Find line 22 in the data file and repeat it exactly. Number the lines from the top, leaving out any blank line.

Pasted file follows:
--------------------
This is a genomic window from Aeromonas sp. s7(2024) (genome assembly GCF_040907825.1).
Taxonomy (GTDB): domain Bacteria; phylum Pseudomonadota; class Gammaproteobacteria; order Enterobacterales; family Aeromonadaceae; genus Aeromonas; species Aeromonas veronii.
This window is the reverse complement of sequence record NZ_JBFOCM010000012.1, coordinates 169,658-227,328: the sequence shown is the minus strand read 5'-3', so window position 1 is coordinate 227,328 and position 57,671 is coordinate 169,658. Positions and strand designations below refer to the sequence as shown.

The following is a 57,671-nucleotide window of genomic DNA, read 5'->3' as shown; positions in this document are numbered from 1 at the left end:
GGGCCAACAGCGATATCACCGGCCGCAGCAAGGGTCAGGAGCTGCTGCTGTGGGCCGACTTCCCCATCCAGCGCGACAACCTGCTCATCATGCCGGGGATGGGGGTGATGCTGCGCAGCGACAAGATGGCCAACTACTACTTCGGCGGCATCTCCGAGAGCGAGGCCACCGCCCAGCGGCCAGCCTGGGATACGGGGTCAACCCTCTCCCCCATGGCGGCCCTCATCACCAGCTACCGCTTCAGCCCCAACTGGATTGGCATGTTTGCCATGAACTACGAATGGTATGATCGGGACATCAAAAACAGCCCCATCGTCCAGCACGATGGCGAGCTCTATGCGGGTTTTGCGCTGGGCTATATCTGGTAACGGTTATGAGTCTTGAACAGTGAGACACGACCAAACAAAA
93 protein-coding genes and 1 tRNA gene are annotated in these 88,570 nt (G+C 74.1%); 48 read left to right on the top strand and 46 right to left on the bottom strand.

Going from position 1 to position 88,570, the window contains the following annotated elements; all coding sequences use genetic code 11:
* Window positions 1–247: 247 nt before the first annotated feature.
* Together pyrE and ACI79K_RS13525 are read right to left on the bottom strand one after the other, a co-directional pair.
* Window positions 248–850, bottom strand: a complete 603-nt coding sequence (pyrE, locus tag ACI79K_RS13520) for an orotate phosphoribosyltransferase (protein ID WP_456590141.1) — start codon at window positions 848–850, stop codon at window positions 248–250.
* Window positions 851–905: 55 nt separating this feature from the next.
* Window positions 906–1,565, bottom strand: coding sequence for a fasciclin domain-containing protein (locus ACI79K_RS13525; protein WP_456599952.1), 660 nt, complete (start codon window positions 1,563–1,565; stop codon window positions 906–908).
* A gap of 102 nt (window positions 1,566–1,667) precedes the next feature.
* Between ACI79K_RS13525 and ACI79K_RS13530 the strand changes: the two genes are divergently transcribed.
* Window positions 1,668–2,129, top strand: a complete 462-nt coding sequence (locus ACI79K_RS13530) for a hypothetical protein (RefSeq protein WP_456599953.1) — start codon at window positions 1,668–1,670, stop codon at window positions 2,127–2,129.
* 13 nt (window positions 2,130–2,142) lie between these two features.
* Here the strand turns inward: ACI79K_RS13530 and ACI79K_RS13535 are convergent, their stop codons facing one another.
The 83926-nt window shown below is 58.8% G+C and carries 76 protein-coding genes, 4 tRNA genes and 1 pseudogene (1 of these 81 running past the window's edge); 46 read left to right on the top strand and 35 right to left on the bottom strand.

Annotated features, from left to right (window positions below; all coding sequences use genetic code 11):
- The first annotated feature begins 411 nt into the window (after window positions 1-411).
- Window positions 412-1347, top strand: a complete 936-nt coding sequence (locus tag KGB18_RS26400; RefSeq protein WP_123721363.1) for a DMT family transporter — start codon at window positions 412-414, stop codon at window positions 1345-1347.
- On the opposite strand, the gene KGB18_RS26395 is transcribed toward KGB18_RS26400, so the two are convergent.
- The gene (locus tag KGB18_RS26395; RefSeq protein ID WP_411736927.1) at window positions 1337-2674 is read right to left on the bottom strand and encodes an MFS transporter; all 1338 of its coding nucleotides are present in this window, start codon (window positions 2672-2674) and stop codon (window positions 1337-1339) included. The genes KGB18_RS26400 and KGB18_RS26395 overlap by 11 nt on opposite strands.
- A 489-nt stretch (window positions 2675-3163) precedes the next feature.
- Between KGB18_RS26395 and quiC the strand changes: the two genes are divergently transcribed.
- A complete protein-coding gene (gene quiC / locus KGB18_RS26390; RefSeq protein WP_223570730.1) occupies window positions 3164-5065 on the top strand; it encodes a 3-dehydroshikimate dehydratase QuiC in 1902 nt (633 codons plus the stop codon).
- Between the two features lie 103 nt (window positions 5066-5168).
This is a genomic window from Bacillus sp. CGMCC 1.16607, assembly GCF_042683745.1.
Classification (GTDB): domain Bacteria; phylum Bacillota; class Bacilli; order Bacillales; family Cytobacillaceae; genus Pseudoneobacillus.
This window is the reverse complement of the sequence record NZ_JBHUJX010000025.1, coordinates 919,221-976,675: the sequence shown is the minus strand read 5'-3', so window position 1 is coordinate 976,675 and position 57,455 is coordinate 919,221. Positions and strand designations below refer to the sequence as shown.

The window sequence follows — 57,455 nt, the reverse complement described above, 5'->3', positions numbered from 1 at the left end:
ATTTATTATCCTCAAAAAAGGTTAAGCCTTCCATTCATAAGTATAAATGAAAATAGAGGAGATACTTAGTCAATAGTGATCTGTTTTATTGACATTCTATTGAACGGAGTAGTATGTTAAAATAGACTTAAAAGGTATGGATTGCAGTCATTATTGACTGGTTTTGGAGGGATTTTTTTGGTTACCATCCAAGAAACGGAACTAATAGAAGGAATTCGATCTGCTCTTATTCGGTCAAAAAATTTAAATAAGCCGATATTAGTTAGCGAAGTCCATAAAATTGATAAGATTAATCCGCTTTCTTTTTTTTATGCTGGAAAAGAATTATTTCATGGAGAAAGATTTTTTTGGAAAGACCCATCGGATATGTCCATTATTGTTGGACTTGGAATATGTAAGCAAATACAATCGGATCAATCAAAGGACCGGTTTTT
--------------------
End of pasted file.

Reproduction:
- On the opposite strand, the gene KGB18_RS26395 is transcribed toward KGB18_RS26400, so the two are convergent.